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Is the FBI being destroyed?

Reader comment on item: The Saga of FBI Special Agent Gamal Abdel-Hafiz

Submitted by Alan M. Kaplan (United States), Dec 15, 2005 at 02:37

I logged on to this blog after being alerted by Merry Whitney that in her 'Past time to "kick (posteriors) and take names"' she put a link to a 2002 post that has been on my web site for more than 3 years. Merry's very kind and unnecessarily self-deprecating comments were embarrassing and I'm really not here to say, "I told you so".

However, the post that Merry references makes reference to the amatuerish bungling by the FBI of both the Padilla Matter and the Hatfill Matter (Anthrax mailings). At that time Ashcroft was still on board and 3 years ago I speculated that only Ashcroft and Mueller had so little knowledge of investigation and so much authority to screw things up that badly without getting fired.

Of course Ashcroft has been gone for a year, so for at least a part of the time he has an alibi. That leaves FBI Director Mueller.

Although I had heard of the Abdel-Hafiz case, I have not really followed it. Accordingly most of what I know about it comes from this blog. This has been a real eye opener. I found myself shocked and echoing Chris', "We got problems". (12/09/05).

The FBI starts out with Abdel-Hafiz, an undisciplined, uncontrollable informant, and "promote" him to Special Agent complete with badge and credentials. That childish decision had as much chance as working out as the decision of the 17 year old bride who decided to marry and remake the 27 year old alcoholic doper she thinks she loves.

As I read the history, I see FBI supervisor after FBI supervisor issuing lawful orders (they appear as requests, but do in fact have the force of orders) to Abdel-Hafiz and Abdel-Hafiz replying that he "doesn't do floors or windows."

Rather than back up the field supervisors, or Senior Staff at FBI HQ, Mueller seems to have supported Abdel-Hafiz to victory in every skirmish. The thing that is so troubling is not the fact that Abdel-Hafiz apparently has managed to damage at least part of a major criminal case or that he was put in a position to do grave damage to our counterintelligence efforts. Don't misunderstand me. Those are indeed outrages that this country cannot tolerate -- particularly when they come from our elite investigative agency.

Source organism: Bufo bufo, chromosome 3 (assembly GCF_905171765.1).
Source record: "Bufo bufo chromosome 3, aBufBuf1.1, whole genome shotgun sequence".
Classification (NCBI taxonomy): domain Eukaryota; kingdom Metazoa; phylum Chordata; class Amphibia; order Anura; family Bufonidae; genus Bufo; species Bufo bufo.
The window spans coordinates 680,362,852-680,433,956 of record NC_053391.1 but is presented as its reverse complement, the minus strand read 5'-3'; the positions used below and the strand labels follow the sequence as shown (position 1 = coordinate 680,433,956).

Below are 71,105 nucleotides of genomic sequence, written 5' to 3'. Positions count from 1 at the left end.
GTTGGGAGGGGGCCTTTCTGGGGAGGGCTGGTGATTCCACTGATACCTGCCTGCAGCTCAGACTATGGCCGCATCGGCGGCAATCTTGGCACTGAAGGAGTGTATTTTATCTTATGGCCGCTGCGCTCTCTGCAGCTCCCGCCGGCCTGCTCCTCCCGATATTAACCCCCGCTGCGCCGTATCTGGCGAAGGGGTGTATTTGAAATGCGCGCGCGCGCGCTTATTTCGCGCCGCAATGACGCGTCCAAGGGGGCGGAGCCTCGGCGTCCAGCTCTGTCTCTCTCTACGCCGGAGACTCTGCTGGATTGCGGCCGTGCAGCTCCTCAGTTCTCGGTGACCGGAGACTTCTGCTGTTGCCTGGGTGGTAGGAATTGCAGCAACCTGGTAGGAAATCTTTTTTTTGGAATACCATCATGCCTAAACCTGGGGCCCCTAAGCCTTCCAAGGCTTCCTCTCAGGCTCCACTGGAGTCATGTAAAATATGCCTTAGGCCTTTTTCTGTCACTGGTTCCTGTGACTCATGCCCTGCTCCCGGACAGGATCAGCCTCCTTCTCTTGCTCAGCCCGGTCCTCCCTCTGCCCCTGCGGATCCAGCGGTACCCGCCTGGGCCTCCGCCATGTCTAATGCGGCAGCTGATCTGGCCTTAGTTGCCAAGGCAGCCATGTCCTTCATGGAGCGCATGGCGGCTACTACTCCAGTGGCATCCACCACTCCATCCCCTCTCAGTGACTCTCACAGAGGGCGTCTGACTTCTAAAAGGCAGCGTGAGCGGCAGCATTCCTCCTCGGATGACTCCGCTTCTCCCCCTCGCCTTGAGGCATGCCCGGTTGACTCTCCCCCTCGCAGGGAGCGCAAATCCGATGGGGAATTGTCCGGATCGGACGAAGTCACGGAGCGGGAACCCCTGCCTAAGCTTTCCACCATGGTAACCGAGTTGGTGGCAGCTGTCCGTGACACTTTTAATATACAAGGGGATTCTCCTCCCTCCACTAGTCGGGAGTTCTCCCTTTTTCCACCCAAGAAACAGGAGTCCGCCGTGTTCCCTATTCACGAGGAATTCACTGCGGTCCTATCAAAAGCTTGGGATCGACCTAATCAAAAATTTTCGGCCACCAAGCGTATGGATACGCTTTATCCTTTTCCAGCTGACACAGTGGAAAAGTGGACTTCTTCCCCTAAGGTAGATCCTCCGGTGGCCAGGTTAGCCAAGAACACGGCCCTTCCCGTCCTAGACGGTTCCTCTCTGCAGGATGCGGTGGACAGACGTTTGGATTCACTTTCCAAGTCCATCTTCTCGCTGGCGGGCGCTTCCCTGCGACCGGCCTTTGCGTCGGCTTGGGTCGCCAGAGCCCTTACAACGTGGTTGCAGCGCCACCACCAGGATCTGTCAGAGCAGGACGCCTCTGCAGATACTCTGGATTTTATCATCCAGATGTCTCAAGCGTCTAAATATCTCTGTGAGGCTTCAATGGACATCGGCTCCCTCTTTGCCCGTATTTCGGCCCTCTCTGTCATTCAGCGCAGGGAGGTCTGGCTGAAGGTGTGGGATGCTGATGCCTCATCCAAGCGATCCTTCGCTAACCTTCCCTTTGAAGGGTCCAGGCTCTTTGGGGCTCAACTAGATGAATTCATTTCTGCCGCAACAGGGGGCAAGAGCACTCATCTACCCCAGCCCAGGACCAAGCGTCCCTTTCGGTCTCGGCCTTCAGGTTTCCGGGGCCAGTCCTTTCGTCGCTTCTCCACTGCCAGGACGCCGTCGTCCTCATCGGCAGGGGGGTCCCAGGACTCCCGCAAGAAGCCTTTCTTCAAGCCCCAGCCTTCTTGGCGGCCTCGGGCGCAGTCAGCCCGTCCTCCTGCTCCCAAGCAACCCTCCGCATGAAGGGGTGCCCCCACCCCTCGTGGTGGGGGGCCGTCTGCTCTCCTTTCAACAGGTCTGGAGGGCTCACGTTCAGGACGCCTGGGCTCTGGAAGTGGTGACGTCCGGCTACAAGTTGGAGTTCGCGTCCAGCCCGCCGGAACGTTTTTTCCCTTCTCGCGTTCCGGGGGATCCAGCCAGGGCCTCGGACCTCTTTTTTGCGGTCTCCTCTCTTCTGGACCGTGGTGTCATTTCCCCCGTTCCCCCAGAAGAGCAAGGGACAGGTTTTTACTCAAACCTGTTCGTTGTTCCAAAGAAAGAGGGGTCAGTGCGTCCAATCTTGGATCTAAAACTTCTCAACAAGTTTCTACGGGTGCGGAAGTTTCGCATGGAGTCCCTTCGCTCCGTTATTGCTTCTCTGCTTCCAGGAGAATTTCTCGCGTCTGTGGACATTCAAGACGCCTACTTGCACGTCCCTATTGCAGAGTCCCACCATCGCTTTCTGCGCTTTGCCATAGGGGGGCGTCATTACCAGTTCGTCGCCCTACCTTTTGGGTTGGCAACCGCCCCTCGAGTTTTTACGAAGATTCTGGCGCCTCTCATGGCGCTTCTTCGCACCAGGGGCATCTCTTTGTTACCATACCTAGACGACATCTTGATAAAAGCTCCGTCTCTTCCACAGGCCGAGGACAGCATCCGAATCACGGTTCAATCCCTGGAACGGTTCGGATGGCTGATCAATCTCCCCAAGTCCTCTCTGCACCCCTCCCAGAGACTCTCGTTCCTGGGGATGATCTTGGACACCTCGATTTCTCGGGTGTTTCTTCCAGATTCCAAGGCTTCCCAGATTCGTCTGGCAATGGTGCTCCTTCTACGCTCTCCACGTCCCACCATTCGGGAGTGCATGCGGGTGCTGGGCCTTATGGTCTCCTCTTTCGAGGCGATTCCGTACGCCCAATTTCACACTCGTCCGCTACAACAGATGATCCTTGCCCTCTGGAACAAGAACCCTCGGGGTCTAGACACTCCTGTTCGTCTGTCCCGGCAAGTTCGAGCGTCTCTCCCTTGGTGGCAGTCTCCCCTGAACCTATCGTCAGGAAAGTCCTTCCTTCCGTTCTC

However, my real concern is more long term. It goes to what appears to be the systematic destruction of good order and discipline of the FBI. By letting Abdel-Hafiz run the show, Director Mueller has demonstrated his childlike naievety and ignorance of intelligence and counterintelligence operations. In matters of this type, the sucess of operational plans depends upon loyalty and teamwork. Abdel-Hafiz questionable loyalty and lack of discipline is regrettable, but, at least in part, Abdel-Hafiz, is apparently a "What You See Is What You Get." kind of guy. He is a guy who will only do things his way. Throughout the entire saga Mueller either did not understand that, or didn't think it mattered.

By undercutting Abdel-Hafiz' supervisors, on the the critical issue of discipline and loyalty, Mueller has made planning a type of frustrating lose-lose guessing game. It would be like a Coach of a football team wanting to call for a "Quarterback Sneak", but being hesitant because he wasn't sure of which way the quarterback was going to decide he wanted to run.

Frankly, I'm surprised that we don't read about wide spread resignations from the FBI. Moral in certain areas has to be at an all time low.

When I was in the Air Force and we had a guy who seemed to get favored treatment from higher headquarters, we would jokingly ask the question, "Who's his Rabbi?" That applied to the favored party regardless of whether he was Christian or Jewish.

In the case of Abdel-Hafiz, it would seem inappropriate to ask, "Who's his Rabbi?" So I'll ask, "Who's his Mullah?".

The short answer appears to be, "Mueller is his Mullah!"


Alan M. Kaplan 12/14/05

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